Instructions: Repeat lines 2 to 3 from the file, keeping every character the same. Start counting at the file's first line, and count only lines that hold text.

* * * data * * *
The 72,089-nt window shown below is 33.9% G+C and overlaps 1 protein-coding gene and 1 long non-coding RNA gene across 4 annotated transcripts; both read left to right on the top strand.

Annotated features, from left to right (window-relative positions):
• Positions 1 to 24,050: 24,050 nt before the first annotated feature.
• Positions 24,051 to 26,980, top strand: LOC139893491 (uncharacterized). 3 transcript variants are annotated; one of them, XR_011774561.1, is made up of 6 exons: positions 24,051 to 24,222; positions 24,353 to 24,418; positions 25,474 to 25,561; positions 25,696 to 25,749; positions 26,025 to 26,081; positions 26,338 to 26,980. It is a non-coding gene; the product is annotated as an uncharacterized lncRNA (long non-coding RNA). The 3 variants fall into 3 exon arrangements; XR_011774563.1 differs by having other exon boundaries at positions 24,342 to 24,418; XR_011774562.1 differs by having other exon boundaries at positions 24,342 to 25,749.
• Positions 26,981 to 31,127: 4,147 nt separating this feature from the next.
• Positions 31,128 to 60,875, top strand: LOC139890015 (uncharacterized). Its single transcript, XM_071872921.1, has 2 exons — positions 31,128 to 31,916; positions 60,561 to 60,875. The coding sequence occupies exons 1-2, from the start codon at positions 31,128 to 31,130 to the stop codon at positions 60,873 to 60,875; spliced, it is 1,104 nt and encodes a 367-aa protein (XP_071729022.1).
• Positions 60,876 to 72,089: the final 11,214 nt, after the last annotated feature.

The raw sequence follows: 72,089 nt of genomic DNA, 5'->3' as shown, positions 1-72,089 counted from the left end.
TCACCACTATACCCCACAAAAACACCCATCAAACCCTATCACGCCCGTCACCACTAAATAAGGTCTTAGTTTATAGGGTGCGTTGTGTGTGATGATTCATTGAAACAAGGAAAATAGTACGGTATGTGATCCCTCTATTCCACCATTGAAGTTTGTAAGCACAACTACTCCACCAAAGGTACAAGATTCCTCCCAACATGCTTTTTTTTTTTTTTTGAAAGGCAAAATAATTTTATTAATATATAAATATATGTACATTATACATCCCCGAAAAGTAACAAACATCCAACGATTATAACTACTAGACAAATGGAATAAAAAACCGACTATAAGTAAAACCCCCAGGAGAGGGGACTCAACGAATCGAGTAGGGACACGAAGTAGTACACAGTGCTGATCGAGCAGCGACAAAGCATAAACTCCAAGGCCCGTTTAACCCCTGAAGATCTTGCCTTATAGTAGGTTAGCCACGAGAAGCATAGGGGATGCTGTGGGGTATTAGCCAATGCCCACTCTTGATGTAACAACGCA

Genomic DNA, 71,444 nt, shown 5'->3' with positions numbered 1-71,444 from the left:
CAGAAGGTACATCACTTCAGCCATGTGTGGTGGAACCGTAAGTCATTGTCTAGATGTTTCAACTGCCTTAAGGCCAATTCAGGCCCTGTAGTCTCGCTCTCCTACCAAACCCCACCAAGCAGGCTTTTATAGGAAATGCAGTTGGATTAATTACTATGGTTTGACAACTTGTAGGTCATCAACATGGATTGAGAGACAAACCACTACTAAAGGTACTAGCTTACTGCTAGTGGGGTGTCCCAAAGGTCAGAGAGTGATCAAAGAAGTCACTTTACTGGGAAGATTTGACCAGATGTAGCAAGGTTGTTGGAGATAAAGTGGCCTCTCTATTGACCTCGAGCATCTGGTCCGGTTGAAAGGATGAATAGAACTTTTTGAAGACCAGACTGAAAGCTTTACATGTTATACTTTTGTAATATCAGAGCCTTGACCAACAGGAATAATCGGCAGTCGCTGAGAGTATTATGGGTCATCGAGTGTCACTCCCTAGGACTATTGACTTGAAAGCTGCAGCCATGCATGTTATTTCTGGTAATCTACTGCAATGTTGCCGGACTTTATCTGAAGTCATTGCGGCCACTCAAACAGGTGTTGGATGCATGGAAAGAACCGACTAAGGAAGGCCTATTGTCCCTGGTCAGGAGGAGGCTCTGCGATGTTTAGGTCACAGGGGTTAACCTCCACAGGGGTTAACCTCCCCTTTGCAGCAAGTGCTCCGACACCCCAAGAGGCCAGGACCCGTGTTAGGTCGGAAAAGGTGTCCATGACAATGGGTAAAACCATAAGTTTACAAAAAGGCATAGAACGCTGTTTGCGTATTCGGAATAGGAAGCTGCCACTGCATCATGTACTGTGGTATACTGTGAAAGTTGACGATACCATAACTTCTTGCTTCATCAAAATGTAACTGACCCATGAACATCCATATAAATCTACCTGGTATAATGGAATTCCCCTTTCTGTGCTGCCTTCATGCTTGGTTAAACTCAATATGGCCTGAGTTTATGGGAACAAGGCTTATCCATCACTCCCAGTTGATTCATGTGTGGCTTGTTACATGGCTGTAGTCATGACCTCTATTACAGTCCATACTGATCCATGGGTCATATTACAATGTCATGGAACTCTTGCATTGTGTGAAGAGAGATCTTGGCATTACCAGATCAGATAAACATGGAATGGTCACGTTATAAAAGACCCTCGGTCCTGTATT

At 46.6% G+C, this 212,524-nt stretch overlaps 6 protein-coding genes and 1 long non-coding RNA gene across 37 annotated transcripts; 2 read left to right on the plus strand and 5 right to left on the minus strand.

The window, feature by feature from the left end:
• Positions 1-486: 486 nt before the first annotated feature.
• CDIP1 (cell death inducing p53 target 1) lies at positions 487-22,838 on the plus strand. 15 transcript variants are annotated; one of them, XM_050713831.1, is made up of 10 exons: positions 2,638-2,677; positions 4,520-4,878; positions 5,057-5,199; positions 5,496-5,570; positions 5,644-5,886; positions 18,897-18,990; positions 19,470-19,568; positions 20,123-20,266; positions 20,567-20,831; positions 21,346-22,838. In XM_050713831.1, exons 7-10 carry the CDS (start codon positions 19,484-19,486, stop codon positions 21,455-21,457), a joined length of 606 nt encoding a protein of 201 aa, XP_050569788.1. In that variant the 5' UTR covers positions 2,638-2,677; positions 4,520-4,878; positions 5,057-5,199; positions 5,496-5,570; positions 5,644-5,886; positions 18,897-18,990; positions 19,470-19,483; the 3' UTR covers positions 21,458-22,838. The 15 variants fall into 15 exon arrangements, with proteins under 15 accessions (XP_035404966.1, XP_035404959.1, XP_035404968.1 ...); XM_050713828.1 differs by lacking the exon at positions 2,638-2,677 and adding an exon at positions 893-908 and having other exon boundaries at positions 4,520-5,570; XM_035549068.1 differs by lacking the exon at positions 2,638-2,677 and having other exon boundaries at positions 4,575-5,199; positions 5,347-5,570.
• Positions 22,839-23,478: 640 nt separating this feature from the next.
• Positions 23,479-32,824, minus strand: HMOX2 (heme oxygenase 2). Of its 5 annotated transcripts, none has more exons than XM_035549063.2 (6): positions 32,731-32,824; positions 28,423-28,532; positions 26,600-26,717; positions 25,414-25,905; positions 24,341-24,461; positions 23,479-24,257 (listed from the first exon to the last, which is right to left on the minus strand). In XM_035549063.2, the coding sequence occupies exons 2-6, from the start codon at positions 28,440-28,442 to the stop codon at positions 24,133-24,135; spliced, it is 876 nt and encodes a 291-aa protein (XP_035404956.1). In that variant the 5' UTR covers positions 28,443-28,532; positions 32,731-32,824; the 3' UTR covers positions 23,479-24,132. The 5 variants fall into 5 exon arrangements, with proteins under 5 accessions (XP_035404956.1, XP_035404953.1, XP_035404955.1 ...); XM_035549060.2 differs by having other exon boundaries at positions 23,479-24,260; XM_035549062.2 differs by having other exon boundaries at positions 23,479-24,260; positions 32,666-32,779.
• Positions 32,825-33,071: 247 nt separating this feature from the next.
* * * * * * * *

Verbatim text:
Annotated features, from left to right (window-relative positions):
• Positions 1 to 24,050: 24,050 nt before the first annotated feature.